It's no exaggeration to say that investors are exuberant about electric-car maker Tesla Motors' (NASDAQ: TSLA ) future. The stock is up about 600% in the past two years, almost 40% year-to-date, and it trades with a market capitalization of $25 billion -- nearly half of General Motors'. With just 22,500 vehicles sold in 2013 and 35,000 expected in 2014, the stock is clearly priced for growth expected well into the future. But first, Tesla will have to completely transform the entire global economy for cobalt, graphite, and lithium.
Tesla's biggest challenge?
In February, Tesla announced plans to build a Gigafactory, or a factory with the capacity to produce more lithium-ion than the entire world did in 2013. Tesla CEO Elon Musk hopes the factory will be built by 2017 in order to build battery packs for its planned lower-cost car it wants to launch that year. The annual production target for the Gigafactory? Five hundred thousand battery packs per year by 2020.
In other words, Tesla wants to become a major auto player as a manufacturer of purely electric vehicles. This aspiration is completely dependent on the successful completion of the Gigafactory.
Tesla's future is undoubtedly on the line, and Musk knows this. To ensure the timeline for the Gigafactory is met, Musk is taking extreme precautions: he plans to break ground in at least two different locations just to lower the risk that the project will run behind.
But the challenges Tesla will face go much deeper than deflecting permit delays. Writer Jon Xavier of the Silicon Valley Business Journal says the project, which is the largest manufacturing project planned in the U.S. right now, could be most challenging in regards to the task it faces in sourcing needed raw materials for its batteries at levels never done before.
It's a historically massive undertaking that could change the economics of the battery industry overnight -- something that becomes clear when you look at the gobsmacking mass of raw materials the facility must consume to reach Tesla's ambitious production goals.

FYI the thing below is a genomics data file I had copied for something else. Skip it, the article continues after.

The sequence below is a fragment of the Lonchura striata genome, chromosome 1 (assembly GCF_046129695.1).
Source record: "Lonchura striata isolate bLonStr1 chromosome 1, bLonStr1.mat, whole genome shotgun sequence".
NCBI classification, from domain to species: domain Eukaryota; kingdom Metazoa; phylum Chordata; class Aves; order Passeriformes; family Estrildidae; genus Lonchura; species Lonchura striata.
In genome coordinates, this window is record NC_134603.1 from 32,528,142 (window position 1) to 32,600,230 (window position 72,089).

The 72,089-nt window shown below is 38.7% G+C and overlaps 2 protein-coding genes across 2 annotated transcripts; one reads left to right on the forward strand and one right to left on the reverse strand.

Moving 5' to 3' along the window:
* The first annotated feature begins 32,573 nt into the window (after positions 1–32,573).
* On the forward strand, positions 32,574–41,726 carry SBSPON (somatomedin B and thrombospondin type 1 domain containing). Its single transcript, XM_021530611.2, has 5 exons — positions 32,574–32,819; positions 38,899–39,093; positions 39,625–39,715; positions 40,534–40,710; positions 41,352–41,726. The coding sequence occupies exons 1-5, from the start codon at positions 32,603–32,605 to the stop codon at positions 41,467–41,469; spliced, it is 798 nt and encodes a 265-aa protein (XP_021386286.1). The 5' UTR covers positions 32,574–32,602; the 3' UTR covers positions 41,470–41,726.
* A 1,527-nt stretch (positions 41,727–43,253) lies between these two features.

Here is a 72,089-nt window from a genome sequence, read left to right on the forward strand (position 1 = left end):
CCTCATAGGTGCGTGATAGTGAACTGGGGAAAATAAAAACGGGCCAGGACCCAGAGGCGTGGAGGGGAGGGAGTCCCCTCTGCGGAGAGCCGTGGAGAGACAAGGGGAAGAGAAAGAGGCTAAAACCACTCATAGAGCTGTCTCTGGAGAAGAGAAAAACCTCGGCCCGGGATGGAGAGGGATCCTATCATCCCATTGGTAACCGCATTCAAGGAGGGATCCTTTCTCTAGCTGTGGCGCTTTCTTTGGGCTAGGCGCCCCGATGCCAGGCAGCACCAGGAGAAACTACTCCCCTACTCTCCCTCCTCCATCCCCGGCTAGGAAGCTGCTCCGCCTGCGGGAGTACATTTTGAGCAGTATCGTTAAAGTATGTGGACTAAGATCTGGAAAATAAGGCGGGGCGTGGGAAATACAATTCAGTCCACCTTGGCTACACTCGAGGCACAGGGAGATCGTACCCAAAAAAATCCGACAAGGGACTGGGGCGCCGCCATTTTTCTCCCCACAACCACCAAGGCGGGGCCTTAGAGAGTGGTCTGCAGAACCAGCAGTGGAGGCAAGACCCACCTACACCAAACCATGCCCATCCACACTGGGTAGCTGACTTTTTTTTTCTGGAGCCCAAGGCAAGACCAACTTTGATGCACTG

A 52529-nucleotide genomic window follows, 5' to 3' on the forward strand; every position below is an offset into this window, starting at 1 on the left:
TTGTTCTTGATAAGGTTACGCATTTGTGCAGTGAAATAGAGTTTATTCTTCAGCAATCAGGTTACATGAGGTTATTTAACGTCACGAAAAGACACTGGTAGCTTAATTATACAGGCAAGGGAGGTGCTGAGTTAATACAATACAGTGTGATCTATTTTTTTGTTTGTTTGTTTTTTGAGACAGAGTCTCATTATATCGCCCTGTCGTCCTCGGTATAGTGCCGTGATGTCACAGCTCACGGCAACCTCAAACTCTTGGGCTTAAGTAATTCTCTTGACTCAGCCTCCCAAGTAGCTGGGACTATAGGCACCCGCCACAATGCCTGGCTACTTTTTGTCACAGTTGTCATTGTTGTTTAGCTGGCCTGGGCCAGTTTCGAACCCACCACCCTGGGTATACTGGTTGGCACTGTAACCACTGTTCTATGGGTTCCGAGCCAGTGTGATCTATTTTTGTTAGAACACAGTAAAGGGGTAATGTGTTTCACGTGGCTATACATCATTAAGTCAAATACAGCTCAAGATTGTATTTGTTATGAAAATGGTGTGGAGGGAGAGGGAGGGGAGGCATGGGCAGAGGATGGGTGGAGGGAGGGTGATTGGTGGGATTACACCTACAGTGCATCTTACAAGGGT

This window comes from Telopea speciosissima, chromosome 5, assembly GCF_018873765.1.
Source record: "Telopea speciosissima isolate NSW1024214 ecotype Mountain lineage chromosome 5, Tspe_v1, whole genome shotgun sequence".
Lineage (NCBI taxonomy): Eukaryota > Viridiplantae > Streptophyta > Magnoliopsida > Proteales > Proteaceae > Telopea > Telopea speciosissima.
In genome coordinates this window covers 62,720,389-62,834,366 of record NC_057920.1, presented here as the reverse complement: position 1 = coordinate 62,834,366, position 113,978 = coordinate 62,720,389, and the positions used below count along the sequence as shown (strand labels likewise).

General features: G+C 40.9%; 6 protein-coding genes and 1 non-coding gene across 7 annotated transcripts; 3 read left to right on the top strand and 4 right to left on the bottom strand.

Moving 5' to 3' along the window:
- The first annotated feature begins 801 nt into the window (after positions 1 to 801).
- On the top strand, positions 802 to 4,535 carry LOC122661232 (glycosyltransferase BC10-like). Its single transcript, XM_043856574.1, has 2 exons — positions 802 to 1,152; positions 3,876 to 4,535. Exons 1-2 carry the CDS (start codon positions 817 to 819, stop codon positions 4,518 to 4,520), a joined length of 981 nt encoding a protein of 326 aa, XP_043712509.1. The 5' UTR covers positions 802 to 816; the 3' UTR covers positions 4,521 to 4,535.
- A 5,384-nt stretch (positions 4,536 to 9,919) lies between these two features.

Citing conclusions of an unreleased report by Industrial Minerals Data, he points specifically to three major challenges:
- Graphite: Tesla will need an estimated 126,000 metric tons of a graphite, or about one third of the world's current total supply of graphite.
- Cobalt: Tesla will need about 7,000 metric tons per year, compared to current global supply of about 110,000 metric tons of which only 45% comes from non war-torn areas.
- Lithium: Tesla's Gigafactory will require about a fifth of the world's annual supply of lithium. Making matters more difficult, Musk has committed to sourcing lithium in North America, where Xavier says there is currently only one mine.
The Industrial Minerals Data report, Xavier says, asserts that such material squeezes will result in price hikes.
"Bottom line," explained Xavier, "if the Gigafactory gets built, it will shift the global economy for these minerals by itself -- and there might be a materials squeeze if suppliers don't start ramping up to address that soon."
While its no surprise that Tesla has its work cut out for itself in building the Gigafactory and sourcing materials, examining more specific data on the overall market for some of the important materials Tesla will need for the Gigafactory highlights the large risk to success. Tesla will be highly dependent on rapid cooperation and involvement from an industry that has never had to do so on such a large scale before.
If Tesla does succeed in transforming these markets for raw materials, Tesla could benefit immensely from a first-mover advantage. But if price hikes and lack of cooperation turn out to be worse than Tesla expects, investors who own shares at today's forward-looking price could be in for some tough times.
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